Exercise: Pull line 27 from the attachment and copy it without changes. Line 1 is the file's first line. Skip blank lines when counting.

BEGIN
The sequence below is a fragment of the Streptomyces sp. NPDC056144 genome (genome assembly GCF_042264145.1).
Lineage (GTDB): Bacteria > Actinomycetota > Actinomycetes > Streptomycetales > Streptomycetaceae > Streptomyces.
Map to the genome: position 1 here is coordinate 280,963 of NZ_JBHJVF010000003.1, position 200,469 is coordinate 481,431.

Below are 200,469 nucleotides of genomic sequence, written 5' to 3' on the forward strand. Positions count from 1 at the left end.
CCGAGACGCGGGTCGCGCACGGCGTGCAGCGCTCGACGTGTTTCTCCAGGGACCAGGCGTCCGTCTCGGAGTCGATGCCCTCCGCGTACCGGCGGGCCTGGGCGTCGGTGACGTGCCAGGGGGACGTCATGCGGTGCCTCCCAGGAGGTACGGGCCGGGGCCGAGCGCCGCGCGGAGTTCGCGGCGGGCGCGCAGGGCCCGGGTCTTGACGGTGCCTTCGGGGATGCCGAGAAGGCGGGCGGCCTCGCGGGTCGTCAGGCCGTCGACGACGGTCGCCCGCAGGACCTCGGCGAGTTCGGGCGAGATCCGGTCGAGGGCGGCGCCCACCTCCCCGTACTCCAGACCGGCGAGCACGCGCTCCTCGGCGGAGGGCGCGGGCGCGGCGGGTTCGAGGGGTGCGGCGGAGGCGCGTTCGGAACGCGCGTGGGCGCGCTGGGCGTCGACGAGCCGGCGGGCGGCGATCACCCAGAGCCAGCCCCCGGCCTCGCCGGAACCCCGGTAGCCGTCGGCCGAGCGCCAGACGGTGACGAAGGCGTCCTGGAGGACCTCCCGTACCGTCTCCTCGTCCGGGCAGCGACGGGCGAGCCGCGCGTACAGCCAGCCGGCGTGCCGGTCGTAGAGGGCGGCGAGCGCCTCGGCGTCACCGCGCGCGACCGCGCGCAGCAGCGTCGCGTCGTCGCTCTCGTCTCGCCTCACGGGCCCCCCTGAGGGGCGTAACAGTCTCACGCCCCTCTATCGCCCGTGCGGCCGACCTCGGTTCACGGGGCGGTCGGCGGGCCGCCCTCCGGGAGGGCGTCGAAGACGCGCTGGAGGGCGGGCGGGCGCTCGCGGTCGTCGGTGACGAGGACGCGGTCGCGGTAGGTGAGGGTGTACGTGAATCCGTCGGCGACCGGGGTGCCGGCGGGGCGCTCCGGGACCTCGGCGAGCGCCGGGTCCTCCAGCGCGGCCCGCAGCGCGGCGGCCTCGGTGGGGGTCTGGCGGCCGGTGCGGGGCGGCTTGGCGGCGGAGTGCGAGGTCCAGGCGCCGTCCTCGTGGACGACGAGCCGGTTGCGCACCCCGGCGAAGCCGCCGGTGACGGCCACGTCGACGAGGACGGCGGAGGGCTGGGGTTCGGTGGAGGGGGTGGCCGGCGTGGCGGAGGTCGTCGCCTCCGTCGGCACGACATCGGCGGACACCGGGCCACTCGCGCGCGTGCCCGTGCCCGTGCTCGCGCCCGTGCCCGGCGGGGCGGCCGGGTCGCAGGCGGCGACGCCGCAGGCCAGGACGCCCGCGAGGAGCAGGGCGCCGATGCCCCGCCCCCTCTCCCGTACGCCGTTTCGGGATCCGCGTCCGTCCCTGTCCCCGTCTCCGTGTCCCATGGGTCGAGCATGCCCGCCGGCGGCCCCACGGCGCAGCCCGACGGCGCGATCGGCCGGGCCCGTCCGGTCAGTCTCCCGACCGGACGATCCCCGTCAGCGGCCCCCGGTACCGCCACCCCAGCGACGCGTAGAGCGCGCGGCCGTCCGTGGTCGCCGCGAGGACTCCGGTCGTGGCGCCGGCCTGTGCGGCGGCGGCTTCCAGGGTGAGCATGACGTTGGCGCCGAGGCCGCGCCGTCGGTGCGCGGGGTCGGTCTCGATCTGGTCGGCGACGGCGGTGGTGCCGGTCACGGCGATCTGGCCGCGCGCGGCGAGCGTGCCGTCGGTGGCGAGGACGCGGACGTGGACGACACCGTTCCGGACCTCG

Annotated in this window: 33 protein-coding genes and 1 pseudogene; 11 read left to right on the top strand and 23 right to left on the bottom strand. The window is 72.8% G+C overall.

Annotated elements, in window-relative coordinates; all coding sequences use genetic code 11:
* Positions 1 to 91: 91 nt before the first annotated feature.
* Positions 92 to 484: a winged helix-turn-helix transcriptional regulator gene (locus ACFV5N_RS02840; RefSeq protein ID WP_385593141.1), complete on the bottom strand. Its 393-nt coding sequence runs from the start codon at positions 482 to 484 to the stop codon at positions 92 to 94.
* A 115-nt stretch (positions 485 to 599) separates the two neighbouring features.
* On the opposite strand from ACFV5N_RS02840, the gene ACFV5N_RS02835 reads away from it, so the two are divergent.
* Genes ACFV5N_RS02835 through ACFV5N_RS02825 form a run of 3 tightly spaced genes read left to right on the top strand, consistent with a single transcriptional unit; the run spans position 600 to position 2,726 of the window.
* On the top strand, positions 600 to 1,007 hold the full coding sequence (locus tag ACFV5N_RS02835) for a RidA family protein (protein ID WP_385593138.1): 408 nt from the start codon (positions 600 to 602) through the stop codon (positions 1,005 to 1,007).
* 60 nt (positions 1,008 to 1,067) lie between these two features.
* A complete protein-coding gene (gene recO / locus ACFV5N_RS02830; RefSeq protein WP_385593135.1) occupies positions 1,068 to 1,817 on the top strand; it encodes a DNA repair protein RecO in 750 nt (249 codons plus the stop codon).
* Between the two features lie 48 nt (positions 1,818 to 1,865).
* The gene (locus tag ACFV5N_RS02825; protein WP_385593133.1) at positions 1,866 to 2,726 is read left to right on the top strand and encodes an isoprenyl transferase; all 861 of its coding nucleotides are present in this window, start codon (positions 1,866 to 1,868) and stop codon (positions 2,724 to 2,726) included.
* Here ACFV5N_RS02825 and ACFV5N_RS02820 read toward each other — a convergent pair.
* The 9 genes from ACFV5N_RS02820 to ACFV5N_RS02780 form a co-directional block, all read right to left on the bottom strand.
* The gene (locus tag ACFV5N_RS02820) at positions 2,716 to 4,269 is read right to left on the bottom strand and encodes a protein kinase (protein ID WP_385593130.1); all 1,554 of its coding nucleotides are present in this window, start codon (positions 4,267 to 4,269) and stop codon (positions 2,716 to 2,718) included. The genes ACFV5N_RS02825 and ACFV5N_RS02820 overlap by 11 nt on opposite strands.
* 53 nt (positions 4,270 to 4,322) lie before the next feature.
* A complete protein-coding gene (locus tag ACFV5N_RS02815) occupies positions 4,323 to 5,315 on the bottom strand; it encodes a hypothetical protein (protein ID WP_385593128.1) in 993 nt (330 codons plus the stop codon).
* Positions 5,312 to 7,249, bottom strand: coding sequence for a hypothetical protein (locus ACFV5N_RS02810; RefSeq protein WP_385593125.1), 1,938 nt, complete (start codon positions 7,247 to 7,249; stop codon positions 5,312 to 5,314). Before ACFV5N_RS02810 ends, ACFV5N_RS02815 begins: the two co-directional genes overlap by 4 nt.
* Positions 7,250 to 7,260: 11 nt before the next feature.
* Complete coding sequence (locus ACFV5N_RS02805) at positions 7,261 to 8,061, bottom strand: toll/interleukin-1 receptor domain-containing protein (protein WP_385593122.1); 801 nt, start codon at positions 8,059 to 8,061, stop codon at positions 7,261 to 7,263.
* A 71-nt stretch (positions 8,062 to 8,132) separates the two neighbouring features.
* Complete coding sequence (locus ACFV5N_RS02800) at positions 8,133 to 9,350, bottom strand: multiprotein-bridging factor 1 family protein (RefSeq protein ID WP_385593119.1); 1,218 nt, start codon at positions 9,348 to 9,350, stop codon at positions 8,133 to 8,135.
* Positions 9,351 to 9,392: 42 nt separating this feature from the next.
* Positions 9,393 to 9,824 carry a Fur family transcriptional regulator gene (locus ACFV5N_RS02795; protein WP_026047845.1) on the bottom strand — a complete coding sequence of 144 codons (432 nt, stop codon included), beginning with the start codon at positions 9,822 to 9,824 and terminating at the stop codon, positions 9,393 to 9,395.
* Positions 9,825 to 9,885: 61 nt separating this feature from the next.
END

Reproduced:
* Complete coding sequence (locus ACFV5N_RS02800) at positions 8,133 to 9,350, bottom strand: multiprotein-bridging factor 1 family protein (RefSeq protein ID WP_385593119.1); 1,218 nt, start codon at positions 9,348 to 9,350, stop codon at positions 8,133 to 8,135.